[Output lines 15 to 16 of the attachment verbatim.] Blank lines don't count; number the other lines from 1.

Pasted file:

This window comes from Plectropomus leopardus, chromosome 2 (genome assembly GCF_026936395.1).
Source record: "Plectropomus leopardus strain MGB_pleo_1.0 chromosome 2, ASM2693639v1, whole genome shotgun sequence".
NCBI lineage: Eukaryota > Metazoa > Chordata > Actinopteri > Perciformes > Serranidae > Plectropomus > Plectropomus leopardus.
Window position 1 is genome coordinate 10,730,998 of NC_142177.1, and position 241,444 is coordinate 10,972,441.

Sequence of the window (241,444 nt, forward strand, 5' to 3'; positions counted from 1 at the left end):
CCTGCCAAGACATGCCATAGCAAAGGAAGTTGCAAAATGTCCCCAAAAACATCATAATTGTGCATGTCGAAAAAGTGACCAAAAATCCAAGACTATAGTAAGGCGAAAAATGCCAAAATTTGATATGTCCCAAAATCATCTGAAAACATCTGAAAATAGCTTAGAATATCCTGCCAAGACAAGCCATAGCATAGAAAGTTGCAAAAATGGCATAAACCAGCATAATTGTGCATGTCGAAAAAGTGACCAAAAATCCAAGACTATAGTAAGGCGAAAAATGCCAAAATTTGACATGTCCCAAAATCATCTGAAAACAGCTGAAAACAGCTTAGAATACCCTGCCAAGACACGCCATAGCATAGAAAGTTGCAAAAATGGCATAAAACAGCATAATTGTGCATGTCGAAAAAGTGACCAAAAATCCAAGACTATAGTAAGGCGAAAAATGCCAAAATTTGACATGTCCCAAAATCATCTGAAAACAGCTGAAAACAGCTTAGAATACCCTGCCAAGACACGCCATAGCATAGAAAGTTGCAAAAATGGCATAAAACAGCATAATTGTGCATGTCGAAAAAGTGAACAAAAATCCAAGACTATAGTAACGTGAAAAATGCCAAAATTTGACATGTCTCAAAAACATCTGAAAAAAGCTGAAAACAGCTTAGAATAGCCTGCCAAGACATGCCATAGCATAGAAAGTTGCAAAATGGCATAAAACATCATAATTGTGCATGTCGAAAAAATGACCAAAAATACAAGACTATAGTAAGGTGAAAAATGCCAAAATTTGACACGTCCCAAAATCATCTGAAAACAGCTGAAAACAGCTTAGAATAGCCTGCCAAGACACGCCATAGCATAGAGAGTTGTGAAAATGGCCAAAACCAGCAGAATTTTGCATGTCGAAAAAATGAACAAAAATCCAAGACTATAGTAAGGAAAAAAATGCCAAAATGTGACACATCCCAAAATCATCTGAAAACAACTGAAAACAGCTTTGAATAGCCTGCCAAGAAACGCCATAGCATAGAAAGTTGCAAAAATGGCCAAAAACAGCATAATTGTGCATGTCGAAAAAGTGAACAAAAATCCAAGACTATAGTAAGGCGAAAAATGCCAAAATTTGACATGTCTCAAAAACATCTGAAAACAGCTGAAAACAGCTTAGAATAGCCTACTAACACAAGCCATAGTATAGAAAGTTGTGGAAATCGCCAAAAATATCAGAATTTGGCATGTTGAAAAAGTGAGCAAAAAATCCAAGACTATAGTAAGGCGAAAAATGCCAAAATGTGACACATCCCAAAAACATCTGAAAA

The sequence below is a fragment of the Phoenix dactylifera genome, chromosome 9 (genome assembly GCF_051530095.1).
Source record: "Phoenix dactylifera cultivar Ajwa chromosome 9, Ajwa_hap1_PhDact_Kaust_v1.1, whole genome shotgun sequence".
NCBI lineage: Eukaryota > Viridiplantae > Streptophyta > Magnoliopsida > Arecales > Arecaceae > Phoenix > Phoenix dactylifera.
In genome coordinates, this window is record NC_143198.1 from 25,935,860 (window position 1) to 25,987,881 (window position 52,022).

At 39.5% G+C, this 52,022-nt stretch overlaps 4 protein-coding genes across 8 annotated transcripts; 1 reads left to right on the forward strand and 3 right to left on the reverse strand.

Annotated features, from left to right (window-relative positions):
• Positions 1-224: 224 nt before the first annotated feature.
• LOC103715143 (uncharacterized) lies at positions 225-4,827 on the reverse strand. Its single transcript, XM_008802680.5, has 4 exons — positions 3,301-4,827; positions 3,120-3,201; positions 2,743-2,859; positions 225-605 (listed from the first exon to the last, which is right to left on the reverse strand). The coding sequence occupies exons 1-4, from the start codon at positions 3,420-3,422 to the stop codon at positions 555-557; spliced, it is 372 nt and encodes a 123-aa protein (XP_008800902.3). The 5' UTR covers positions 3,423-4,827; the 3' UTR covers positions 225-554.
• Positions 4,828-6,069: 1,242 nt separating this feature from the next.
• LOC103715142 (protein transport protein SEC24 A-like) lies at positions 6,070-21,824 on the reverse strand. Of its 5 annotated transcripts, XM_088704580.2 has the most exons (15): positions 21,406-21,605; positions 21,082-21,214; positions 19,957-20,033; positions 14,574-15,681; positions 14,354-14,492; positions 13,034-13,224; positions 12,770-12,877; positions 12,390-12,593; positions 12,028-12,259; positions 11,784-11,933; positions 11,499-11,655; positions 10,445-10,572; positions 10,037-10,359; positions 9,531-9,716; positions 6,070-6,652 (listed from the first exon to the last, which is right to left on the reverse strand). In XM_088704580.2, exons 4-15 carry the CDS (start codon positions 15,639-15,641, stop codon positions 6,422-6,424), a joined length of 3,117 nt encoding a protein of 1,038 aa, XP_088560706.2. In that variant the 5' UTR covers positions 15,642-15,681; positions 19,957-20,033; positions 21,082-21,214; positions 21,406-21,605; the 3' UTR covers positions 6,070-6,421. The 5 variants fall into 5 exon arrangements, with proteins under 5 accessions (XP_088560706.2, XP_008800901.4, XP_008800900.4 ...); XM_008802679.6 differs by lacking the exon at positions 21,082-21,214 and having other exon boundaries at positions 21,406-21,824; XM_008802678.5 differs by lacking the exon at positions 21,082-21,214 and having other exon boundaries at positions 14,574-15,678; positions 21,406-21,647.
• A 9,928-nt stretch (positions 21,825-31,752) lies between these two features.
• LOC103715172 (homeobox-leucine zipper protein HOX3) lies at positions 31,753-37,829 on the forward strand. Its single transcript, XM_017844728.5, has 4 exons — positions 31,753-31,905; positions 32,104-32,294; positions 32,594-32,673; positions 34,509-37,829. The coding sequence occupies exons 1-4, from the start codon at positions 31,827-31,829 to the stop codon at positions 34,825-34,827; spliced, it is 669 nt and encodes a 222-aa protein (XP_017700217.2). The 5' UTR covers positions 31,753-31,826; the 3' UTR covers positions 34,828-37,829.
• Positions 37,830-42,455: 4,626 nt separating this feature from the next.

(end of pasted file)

• Positions 4,828-6,069: 1,242 nt separating this feature from the next.
• LOC103715142 (protein transport protein SEC24 A-like) lies at positions 6,070-21,824 on the reverse strand. Of its 5 annotated transcripts, XM_088704580.2 has the most exons (15): positions 21,406-21,605; positions 21,082-21,214; positions 19,957-20,033; positions 14,574-15,681; positions 14,354-14,492; positions 13,034-13,224; positions 12,770-12,877; positions 12,390-12,593; positions 12,028-12,259; positions 11,784-11,933; positions 11,499-11,655; positions 10,445-10,572; positions 10,037-10,359; positions 9,531-9,716; positions 6,070-6,652 (listed from the first exon to the last, which is right to left on the reverse strand). In XM_088704580.2, exons 4-15 carry the CDS (start codon positions 15,639-15,641, stop codon positions 6,422-6,424), a joined length of 3,117 nt encoding a protein of 1,038 aa, XP_088560706.2. In that variant the 5' UTR covers positions 15,642-15,681; positions 19,957-20,033; positions 21,082-21,214; positions 21,406-21,605; the 3' UTR covers positions 6,070-6,421. The 5 variants fall into 5 exon arrangements, with proteins under 5 accessions (XP_088560706.2, XP_008800901.4, XP_008800900.4 ...); XM_008802679.6 differs by lacking the exon at positions 21,082-21,214 and having other exon boundaries at positions 21,406-21,824; XM_008802678.5 differs by lacking the exon at positions 21,082-21,214 and having other exon boundaries at positions 14,574-15,678; positions 21,406-21,647.